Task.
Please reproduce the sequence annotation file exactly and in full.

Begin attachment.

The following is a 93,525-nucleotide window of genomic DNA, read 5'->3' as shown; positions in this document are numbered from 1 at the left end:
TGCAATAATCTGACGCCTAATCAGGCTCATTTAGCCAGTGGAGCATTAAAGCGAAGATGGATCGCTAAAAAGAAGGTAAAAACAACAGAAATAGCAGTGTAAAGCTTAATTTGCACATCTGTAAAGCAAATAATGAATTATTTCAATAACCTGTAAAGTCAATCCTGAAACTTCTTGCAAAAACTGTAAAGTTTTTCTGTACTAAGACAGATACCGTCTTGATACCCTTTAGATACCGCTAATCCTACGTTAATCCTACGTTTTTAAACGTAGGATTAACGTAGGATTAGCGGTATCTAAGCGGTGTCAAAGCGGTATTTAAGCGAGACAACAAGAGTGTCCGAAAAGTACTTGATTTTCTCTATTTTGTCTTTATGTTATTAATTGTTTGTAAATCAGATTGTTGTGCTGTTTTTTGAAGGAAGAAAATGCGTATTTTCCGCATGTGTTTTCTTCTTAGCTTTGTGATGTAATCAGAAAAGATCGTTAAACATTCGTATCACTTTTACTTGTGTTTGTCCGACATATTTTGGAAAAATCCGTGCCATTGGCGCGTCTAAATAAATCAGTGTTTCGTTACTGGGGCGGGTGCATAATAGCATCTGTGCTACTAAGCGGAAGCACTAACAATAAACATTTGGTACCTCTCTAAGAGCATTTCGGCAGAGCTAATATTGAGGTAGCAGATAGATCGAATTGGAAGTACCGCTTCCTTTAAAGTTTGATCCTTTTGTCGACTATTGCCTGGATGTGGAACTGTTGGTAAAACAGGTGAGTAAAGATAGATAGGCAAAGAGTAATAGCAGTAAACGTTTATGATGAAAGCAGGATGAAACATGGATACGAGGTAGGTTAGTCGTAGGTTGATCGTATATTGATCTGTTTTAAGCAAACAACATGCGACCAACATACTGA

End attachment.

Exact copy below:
The following is a 93,525-nucleotide window of genomic DNA, read 5'->3' as shown; positions in this document are numbered from 1 at the left end:
TGCAATAATCTGACGCCTAATCAGGCTCATTTAGCCAGTGGAGCATTAAAGCGAAGATGGATCGCTAAAAAGAAGGTAAAAACAACAGAAATAGCAGTGTAAAGCTTAATTTGCACATCTGTAAAGCAAATAATGAATTATTTCAATAACCTGTAAAGTCAATCCTGAAACTTCTTGCAAAAACTGTAAAGTTTTTCTGTACTAAGACAGATACCGTCTTGATACCCTTTAGATACCGCTAATCCTACGTTAATCCTACGTTTTTAAACGTAGGATTAACGTAGGATTAGCGGTATCTAAGCGGTGTCAAAGCGGTATTTAAGCGAGACAACAAGAGTGTCCGAAAAGTACTTGATTTTCTCTATTTTGTCTTTATGTTATTAATTGTTTGTAAATCAGATTGTTGTGCTGTTTTTTGAAGGAAGAAAATGCGTATTTTCCGCATGTGTTTTCTTCTTAGCTTTGTGATGTAATCAGAAAAGATCGTTAAACATTCGTATCACTTTTACTTGTGTTTGTCCGACATATTTTGGAAAAATCCGTGCCATTGGCGCGTCTAAATAAATCAGTGTTTCGTTACTGGGGCGGGTGCATAATAGCATCTGTGCTACTAAGCGGAAGCACTAACAATAAACATTTGGTACCTCTCTAAGAGCATTTCGGCAGAGCTAATATTGAGGTAGCAGATAGATCGAATTGGAAGTACCGCTTCCTTTAAAGTTTGATCCTTTTGTCGACTATTGCCTGGATGTGGAACTGTTGGTAAAACAGGTGAGTAAAGATAGATAGGCAAAGAGTAATAGCAGTAAACGTTTATGATGAAAGCAGGATGAAACATGGATACGAGGTAGGTTAGTCGTAGGTTGATCGTATATTGATCTGTTTTAAGCAAACAACATGCGACCAACATACTGA